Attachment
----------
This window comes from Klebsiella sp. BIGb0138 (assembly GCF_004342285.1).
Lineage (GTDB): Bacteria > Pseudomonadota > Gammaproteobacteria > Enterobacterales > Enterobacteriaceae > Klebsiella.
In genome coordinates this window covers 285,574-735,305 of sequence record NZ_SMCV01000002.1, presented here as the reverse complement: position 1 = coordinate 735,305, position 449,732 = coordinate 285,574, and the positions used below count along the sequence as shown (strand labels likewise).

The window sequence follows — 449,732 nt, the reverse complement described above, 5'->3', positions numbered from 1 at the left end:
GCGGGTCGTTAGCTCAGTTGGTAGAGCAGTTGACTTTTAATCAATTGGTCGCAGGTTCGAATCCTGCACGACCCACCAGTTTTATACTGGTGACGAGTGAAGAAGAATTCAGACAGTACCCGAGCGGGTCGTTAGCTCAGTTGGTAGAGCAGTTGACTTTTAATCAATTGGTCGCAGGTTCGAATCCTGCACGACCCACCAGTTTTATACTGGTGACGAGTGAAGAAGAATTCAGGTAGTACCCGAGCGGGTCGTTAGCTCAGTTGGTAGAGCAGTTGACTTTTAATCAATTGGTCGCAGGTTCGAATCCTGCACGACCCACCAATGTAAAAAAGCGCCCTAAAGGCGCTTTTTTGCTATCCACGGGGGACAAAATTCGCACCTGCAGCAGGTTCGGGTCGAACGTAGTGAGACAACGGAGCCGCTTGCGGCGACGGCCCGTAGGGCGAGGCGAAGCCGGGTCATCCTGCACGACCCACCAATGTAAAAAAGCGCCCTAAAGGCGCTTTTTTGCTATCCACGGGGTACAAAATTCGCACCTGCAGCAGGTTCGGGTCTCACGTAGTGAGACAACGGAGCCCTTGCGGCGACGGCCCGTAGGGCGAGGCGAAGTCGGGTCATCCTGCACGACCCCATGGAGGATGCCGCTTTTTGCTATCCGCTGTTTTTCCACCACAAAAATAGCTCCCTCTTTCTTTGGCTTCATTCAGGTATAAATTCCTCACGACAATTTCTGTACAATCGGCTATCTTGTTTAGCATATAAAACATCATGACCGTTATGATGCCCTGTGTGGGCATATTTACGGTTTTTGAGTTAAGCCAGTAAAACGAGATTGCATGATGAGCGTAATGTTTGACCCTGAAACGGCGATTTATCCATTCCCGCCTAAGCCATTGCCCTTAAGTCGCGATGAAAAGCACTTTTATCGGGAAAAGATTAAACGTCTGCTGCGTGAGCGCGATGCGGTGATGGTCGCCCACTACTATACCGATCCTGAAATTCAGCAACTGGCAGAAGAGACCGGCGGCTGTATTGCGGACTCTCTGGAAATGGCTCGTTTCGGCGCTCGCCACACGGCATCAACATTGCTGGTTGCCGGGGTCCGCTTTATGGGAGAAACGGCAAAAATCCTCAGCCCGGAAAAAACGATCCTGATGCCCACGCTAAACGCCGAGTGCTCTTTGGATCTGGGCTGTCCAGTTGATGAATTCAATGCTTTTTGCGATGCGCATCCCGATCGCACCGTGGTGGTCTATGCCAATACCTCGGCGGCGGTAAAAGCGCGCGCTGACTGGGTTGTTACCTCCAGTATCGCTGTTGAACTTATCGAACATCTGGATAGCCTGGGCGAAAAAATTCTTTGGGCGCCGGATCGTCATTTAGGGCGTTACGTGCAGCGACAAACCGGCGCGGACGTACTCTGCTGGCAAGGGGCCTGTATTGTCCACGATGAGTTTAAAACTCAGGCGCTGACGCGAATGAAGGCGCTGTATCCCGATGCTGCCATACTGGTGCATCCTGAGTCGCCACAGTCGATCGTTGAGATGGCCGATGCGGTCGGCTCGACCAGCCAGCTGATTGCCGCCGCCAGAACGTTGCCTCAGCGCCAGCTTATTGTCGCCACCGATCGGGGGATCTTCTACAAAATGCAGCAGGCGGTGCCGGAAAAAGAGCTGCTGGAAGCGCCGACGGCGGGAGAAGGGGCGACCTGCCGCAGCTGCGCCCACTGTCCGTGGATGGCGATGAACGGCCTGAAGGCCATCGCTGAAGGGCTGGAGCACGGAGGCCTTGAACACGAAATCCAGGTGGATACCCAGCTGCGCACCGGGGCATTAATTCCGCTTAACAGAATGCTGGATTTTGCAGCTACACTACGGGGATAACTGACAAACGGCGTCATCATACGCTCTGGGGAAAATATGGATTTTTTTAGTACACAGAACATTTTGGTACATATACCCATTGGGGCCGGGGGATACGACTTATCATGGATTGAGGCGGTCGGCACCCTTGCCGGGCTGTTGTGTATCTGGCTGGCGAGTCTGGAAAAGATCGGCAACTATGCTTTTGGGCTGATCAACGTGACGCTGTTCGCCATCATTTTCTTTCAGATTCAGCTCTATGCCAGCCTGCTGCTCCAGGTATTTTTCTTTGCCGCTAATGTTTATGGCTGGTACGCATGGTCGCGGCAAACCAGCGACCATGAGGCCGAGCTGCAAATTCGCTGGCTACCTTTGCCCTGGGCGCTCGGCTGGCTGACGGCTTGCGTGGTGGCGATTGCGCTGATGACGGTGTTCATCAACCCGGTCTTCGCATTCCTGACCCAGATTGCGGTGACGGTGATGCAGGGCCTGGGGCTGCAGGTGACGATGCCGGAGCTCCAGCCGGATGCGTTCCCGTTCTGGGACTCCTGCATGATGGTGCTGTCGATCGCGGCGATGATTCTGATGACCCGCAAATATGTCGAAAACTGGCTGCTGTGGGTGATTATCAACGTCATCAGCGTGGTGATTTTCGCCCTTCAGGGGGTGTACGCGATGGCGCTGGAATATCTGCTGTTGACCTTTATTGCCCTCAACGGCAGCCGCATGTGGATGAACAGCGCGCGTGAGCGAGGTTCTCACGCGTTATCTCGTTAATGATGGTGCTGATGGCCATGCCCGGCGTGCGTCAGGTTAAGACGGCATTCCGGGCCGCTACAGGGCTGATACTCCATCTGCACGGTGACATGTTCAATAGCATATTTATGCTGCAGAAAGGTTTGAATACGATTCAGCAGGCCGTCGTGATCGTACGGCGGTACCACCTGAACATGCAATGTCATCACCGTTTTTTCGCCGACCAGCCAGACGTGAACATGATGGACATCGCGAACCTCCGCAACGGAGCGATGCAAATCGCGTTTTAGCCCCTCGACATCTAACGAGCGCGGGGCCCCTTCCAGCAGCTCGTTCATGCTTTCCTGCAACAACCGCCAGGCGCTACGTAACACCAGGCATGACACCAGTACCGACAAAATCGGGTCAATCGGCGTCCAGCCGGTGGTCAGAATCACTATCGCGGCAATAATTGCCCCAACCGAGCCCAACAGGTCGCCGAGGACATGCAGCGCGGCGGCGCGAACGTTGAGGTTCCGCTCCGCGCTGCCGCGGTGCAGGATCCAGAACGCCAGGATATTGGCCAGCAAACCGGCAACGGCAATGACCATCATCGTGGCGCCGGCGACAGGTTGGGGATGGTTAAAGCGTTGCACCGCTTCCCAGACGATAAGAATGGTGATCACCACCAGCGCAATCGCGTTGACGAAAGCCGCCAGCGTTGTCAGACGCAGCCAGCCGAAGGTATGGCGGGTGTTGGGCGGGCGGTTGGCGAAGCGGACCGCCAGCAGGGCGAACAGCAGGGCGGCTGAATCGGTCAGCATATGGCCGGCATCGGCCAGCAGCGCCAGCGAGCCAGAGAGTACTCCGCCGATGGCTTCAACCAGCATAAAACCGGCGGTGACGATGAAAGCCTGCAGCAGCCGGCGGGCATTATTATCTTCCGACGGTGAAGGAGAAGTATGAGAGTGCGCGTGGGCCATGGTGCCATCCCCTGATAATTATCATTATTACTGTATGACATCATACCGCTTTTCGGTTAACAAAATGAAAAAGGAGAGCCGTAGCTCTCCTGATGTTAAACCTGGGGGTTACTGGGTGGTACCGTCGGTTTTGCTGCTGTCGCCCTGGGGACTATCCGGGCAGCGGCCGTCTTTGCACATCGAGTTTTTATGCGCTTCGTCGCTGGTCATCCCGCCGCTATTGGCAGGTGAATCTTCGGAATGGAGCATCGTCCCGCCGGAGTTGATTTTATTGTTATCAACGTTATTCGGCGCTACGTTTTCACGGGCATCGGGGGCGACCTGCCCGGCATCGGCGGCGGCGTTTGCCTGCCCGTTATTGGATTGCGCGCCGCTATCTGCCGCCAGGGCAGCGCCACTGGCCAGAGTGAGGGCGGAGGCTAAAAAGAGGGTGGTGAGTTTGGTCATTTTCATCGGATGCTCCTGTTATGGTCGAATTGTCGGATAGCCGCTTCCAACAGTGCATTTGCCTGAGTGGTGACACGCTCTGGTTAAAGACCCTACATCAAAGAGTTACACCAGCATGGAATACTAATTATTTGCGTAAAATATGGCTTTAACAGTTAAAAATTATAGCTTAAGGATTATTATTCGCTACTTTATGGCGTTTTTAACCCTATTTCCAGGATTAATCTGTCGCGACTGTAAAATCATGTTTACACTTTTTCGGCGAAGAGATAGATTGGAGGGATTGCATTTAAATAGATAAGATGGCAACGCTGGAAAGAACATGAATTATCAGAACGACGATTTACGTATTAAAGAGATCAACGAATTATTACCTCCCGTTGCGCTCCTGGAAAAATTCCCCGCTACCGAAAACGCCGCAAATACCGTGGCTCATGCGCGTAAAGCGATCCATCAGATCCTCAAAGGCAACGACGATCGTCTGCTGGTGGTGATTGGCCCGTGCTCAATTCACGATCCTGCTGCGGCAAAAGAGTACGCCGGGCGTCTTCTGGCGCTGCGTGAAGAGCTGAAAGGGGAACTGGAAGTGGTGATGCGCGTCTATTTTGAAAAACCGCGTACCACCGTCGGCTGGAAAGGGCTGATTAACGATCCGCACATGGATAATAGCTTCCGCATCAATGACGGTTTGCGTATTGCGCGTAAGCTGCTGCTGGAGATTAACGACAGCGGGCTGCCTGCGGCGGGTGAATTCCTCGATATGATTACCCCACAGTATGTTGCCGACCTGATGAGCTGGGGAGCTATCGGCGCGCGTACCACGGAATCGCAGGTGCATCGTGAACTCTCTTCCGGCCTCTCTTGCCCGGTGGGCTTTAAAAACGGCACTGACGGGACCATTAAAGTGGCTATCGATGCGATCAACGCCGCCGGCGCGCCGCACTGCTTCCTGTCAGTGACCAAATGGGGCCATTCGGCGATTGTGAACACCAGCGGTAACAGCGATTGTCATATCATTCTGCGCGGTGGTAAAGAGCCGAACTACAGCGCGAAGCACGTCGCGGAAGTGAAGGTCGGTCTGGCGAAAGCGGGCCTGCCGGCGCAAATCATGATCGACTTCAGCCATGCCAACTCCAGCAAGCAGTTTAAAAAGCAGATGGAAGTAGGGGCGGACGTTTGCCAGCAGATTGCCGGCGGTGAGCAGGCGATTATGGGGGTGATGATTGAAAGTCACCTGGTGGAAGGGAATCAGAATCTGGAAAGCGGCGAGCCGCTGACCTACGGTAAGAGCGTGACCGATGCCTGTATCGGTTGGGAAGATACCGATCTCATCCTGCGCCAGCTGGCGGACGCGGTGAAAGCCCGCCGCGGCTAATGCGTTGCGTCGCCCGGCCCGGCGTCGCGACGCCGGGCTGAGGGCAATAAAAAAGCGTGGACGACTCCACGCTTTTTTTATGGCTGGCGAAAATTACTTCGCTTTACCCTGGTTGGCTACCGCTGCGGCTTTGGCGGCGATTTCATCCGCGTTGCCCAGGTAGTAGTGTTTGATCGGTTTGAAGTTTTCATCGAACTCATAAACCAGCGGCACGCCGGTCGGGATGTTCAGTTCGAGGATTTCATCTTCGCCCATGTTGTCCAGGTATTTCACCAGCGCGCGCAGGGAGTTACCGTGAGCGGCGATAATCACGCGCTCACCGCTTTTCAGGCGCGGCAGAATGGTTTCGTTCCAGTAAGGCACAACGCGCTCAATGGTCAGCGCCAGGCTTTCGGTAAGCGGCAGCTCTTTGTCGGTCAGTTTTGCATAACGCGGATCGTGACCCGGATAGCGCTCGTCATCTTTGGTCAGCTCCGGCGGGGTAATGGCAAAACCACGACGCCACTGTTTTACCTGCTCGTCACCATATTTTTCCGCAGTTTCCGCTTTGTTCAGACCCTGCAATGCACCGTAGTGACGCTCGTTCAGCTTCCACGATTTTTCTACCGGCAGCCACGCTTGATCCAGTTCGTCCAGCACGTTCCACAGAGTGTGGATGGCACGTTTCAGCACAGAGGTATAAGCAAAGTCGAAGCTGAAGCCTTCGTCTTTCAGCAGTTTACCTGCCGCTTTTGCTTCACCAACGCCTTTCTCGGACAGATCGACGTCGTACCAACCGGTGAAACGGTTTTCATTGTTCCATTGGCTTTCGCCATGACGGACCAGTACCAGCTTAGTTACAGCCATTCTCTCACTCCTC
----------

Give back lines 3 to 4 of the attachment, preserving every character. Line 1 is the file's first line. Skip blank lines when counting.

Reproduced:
In genome coordinates this window covers 285,574-735,305 of sequence record NZ_SMCV01000002.1, presented here as the reverse complement: position 1 = coordinate 735,305, position 449,732 = coordinate 285,574, and the positions used below count along the sequence as shown (strand labels likewise).

The window sequence follows — 449,732 nt, the reverse complement described above, 5'->3', positions numbered from 1 at the left end: